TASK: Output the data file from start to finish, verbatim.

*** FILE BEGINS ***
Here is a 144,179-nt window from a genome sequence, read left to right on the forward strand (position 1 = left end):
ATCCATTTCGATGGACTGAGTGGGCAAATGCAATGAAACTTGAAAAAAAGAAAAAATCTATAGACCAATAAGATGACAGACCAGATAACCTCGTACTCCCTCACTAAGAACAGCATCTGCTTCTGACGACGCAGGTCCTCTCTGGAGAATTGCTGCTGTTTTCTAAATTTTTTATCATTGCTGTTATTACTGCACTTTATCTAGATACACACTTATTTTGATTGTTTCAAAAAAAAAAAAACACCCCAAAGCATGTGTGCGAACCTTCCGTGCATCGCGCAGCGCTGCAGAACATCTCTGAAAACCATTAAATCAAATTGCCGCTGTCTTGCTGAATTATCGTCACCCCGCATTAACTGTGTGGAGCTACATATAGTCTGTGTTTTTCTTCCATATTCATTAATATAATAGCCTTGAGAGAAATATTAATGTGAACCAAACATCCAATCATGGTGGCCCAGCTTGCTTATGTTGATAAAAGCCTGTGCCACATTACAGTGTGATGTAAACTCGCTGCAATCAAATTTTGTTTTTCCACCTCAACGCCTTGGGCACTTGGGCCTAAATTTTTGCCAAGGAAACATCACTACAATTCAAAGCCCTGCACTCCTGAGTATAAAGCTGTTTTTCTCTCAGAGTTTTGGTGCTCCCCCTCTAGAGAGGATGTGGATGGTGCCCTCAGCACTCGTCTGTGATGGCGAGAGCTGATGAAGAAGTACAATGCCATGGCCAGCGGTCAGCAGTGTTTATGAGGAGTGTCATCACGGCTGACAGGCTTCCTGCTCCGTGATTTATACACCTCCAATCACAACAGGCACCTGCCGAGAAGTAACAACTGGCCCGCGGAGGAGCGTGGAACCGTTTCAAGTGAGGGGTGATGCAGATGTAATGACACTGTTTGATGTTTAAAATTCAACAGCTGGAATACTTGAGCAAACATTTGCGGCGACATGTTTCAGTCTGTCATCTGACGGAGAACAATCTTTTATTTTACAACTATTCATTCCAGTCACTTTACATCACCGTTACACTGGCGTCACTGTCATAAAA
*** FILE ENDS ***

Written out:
Here is a 144,179-nt window from a genome sequence, read left to right on the forward strand (position 1 = left end):
ATCCATTTCGATGGACTGAGTGGGCAAATGCAATGAAACTTGAAAAAAAGAAAAAATCTATAGACCAATAAGATGACAGACCAGATAACCTCGTACTCCCTCACTAAGAACAGCATCTGCTTCTGACGACGCAGGTCCTCTCTGGAGAATTGCTGCTGTTTTCTAAATTTTTTATCATTGCTGTTATTACTGCACTTTATCTAGATACACACTTATTTTGATTGTTTCAAAAAAAAAAAAACACCCCAAAGCATGTGTGCGAACCTTCCGTGCATCGCGCAGCGCTGCAGAACATCTCTGAAAACCATTAAATCAAATTGCCGCTGTCTTGCTGAATTATCGTCACCCCGCATTAACTGTGTGGAGCTACATATAGTCTGTGTTTTTCTTCCATATTCATTAATATAATAGCCTTGAGAGAAATATTAATGTGAACCAAACATCCAATCATGGTGGCCCAGCTTGCTTATGTTGATAAAAGCCTGTGCCACATTACAGTGTGATGTAAACTCGCTGCAATCAAATTTTGTTTTTCCACCTCAACGCCTTGGGCACTTGGGCCTAAATTTTTGCCAAGGAAACATCACTACAATTCAAAGCCCTGCACTCCTGAGTATAAAGCTGTTTTTCTCTCAGAGTTTTGGTGCTCCCCCTCTAGAGAGGATGTGGATGGTGCCCTCAGCACTCGTCTGTGATGGCGAGAGCTGATGAAGAAGTACAATGCCATGGCCAGCGGTCAGCAGTGTTTATGAGGAGTGTCATCACGGCTGACAGGCTTCCTGCTCCGTGATTTATACACCTCCAATCACAACAGGCACCTGCCGAGAAGTAACAACTGGCCCGCGGAGGAGCGTGGAACCGTTTCAAGTGAGGGGTGATGCAGATGTAATGACACTGTTTGATGTTTAAAATTCAACAGCTGGAATACTTGAGCAAACATTTGCGGCGACATGTTTCAGTCTGTCATCTGACGGAGAACAATCTTTTATTTTACAACTATTCATTCCAGTCACTTTACATCACCGTTACACTGGCGTCACTGTCATAAAA